It's not so easy being on a yard either, even if you have part livery where someone turns our horse out for you or brings it back in, maybe mucks out too, and you have access to facilities like a school. There are often rules about turnout that mean that horses are cooped up for hours on end, unable to get rid of their energy, or eat with their heads down, or synchronise with other horses. Then there's the bullying that goes on and everyone having an opinion about what you should be doing with your horse even if they've not been asked!
Either way it can be a bit of a slog at this time of year.
Our day always starts with a hay run and ends the same way. The horses are all out un-rugged this year and appear to be doing well despite the cold and wet. They have a field shelter which they don't tend to use in the wind and rain because they can't hear so well then but they also tuck themselves away deep within our hedges.
Today's client has decided that she much prefers to be on her own too but she has the company of two lovely horses, Clive and William. Clive is 1/4 Shire and 3/4 Thoroughbred and was in very poor condition when she bought him. She's slowly brought him back to health with the support of her vet, the physio and the saddler, and he's now looking pretty good. It takes time to get the weight back on a horse and it cannot be rushed.
Clive is 7 but still has some growing to do by way of catching up. He's a four year old horse in a seven year old suit both mentally and physically. Lindsey asked for my help with some groundwork to start off with and for some mentoring help as she checks out what he knows and what he doesn't know.
She's done a great job by herself on instilling some very basic rules and some softness in his movement and my role was to just fine tune where it was needed. In particular we established a lovely rub as a reward "Patting is so last year!" and a little more definition in his leading.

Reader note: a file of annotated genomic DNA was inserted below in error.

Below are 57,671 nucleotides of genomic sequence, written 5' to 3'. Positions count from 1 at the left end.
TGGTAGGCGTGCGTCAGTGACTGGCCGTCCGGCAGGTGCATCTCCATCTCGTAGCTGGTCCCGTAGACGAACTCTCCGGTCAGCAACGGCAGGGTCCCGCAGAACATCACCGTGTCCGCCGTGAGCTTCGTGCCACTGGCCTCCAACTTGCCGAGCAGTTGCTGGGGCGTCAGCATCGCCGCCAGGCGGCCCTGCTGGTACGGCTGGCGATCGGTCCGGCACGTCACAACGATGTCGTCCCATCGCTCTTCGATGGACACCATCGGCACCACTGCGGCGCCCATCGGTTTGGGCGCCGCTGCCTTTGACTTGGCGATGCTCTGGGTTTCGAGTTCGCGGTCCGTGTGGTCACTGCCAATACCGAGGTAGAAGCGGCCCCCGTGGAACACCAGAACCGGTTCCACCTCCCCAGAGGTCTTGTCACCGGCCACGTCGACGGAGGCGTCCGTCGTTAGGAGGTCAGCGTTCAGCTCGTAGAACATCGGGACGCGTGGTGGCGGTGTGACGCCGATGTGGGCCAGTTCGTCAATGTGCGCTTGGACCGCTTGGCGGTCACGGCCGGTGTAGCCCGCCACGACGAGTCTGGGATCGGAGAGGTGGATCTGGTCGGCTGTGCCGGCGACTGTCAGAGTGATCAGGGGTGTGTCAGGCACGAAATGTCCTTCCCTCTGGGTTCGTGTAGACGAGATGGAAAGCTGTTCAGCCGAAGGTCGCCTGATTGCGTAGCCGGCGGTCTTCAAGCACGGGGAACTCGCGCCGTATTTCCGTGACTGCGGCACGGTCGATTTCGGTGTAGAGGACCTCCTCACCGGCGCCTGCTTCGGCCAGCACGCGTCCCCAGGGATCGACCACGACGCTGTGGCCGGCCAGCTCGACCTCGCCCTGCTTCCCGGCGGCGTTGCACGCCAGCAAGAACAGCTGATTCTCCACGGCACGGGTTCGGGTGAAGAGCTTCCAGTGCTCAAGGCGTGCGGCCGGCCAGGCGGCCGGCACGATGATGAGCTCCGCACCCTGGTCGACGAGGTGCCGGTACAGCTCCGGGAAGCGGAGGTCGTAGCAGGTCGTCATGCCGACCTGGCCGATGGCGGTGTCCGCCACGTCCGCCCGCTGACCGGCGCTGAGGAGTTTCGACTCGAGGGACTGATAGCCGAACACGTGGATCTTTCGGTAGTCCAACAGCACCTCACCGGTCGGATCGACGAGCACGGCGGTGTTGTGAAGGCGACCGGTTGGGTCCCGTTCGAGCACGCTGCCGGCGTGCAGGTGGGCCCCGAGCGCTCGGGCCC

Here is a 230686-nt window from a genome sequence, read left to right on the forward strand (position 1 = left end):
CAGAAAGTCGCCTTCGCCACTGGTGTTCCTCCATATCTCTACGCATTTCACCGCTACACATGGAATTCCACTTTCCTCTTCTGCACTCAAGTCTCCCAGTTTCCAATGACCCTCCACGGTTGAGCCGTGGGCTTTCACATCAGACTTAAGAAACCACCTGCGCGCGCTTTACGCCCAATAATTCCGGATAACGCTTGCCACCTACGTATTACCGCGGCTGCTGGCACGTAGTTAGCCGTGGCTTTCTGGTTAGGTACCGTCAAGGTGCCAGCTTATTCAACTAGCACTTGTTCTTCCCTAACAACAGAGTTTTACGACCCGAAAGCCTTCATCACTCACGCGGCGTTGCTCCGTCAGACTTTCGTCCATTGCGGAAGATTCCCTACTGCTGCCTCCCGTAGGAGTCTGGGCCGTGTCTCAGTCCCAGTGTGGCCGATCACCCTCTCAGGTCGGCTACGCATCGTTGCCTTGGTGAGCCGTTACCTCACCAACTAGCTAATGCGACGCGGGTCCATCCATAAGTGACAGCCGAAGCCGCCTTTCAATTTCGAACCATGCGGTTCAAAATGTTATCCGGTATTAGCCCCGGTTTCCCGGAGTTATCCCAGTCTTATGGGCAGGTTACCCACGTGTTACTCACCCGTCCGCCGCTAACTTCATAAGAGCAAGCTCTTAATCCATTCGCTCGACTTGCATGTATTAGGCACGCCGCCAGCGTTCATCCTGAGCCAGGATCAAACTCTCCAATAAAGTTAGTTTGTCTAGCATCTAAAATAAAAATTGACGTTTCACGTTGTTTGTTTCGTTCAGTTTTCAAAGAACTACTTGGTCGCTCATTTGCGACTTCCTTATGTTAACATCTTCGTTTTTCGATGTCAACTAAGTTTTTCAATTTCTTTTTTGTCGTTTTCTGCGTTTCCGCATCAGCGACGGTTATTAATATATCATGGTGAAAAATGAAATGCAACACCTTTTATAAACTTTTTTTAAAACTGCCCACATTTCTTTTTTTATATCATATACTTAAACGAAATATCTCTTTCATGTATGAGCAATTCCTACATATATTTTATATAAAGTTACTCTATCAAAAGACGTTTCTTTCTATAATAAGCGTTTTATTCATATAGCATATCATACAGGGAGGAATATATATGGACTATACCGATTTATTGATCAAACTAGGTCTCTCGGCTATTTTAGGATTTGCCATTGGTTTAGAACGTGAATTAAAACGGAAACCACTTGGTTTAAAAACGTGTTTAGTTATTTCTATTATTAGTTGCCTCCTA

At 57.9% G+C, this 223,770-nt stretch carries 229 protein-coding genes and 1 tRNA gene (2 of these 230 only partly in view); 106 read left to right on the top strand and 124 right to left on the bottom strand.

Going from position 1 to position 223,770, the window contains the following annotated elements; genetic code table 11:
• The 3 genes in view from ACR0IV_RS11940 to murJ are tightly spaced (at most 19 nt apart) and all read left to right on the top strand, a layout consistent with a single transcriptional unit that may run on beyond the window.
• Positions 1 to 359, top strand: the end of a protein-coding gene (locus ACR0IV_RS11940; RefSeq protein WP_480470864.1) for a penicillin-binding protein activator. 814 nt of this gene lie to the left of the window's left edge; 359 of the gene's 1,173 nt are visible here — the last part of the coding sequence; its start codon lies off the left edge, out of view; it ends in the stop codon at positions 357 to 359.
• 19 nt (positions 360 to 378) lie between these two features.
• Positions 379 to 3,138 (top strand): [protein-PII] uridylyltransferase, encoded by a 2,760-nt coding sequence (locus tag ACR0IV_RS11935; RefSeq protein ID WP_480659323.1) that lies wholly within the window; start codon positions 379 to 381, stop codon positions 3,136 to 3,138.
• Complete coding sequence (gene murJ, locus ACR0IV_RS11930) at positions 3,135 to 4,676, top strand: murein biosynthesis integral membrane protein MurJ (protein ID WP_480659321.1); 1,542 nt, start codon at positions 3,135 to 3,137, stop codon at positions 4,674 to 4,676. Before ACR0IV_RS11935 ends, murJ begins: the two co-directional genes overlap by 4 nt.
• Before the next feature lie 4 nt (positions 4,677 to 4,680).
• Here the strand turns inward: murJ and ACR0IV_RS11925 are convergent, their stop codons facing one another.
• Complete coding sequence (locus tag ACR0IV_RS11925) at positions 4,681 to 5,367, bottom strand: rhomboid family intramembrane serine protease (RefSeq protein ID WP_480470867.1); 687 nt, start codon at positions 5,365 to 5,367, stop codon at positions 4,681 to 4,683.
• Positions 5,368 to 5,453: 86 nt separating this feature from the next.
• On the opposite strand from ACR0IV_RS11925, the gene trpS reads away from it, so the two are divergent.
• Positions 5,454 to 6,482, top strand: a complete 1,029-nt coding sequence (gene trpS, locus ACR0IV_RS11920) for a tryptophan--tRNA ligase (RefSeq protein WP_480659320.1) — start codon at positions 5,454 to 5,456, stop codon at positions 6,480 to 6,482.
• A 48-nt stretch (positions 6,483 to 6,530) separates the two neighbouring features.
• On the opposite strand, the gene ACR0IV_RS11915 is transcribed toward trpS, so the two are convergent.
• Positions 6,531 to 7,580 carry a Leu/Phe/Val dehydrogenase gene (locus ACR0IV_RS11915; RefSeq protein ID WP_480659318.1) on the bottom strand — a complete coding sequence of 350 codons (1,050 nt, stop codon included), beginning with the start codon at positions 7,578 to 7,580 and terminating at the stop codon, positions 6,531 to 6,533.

He behaved beautifully throughout the session. He is so attentive, responsive and sensitive and measure what he did stride for stride. However, I am told that he can be very big when he is worried by things like the wind, barking dogs and galloping horses. We know that he has been hunted previously and so there is little wonder. Apparently his head goes way up in the air and his tail kinks over his back.
We got a little inkling of just how energetic and athletic he can be when we let him off at the beginning of the session!
"Thank you for today. I learnt lots and the report was excellent."Later I worked on a little problem that I had encountered with Victor. Like a lot of ponies he feels protective of his food. I like to leave horses to eat in peace but Victor needs to be able to cope with people touching him while he is eating just in case a small child walks up to pet him while he is eating in the future. From now on I will be grooming him while he eats his feed and hay.
We've had some very red visitors at the field today - the troll ponies in the morning and a calf creche in the afternoon.